Two of the country’s largest conservation charities are joining forces, hoping to raise £2 million to buy and restore precious ancient woodland found at Ausewell Woods, near Ashburton.
National conservation charities The Woodland Trust and The National Trust are working collaboratively to secure the future of the beautiful woods found in the Dart Valley, with plans to restore the natural ancient woodland to its former glory and allow biodiversity to flourish.
With a history of human intervention, Ausewell has been a site for mining and charcoal making, as well as the plantation of non-native conifer trees since shortly after World War Two.
Despite these interferences, the site has been continuously wooded since at least 1600, and so is home to a rich abundance of wildlife. With sites like this in decline, ancient woodlands like Ausewell cover just 4% of the UK landscape; a frightening figure in the face of climate change and species extinction.
Thankfully, The National Trust, through gift in wills, has secured part of the purchase of Ausewell Woods to help preserve it as a Site of Special Scientific Interest. However, The Woodland Trust, who are looking to take over ownership of the rest of the woodland, has £1 million left to raise to buy the remaining area before restoration work can begin.
Hoping to re-establish and enhance natural habitats found in the woodland, the two charities plan to slowly remove the non-native trees found in the woods, allowing plants and trees from former woodland species to recover.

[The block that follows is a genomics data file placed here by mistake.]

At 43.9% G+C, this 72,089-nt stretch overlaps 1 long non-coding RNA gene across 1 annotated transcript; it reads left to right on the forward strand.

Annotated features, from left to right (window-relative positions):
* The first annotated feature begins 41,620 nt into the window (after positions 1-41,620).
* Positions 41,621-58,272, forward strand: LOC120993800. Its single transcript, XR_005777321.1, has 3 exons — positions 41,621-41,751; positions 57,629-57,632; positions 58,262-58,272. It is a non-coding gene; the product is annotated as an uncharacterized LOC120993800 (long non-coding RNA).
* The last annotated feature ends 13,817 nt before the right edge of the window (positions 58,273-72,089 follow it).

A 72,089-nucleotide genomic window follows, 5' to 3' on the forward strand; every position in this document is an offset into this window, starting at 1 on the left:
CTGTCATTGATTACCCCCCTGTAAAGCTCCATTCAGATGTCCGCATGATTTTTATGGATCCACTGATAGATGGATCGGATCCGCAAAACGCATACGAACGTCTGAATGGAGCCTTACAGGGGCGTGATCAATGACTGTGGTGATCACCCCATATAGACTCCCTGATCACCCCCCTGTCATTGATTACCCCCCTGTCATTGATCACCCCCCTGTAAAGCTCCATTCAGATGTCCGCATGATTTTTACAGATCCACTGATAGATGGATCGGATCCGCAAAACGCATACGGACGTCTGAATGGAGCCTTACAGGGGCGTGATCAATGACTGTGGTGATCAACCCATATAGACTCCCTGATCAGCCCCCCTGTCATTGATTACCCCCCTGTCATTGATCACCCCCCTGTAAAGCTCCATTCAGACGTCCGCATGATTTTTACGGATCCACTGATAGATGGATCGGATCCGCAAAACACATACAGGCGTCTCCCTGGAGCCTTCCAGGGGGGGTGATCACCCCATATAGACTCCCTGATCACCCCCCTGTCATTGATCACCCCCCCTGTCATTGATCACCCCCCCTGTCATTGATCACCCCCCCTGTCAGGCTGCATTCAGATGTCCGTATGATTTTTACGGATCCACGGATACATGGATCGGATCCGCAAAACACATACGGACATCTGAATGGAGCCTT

Alex Raeder, the National Trust’s South West Conservation Manager, said; “Ausewell Wood is an astonishingly beautiful place and the mix of heathland and wooded habitats provide habitat for redstarts and places for rare lichens to thrive.”
Also home to key species such as cuckoos, lesser spotted woodpeckers, pied flycatchers and the elusive hazel dormouse, the 342 acre site is a refuge for both plants and mammals, and the charities hope to nurture and monitor wildlife during their future work.
While the charities’ collaborative efforts are allowing “our actions to be stronger and our combined voices even louder”, Ross Kennerley (The Woodland Trust’s South West Regional Director) explains how the Trusts hope to involve other organisations and landowners in “linking areas across Dartmoor to deliver a more connected landscape for wildlife”.
Having previously worked together to ensure the future of nearby Fingle Woods near Drewsteignton, the charities have aims to allow public access to Ausewell woods in the future, with “low-key” routes helping to “look after the wildlife that everyone values so highly”.
For now, The Woodland Trust’s appeal to help ensure the survival of the endangered and struggling plants and animals at Ausewell is in full swing, and donations can be made towards the purchase of the woods by visiting woodlandtrust.org,uk/lostworld
PHOTO CREDIT: credit Phil Formby/WTML
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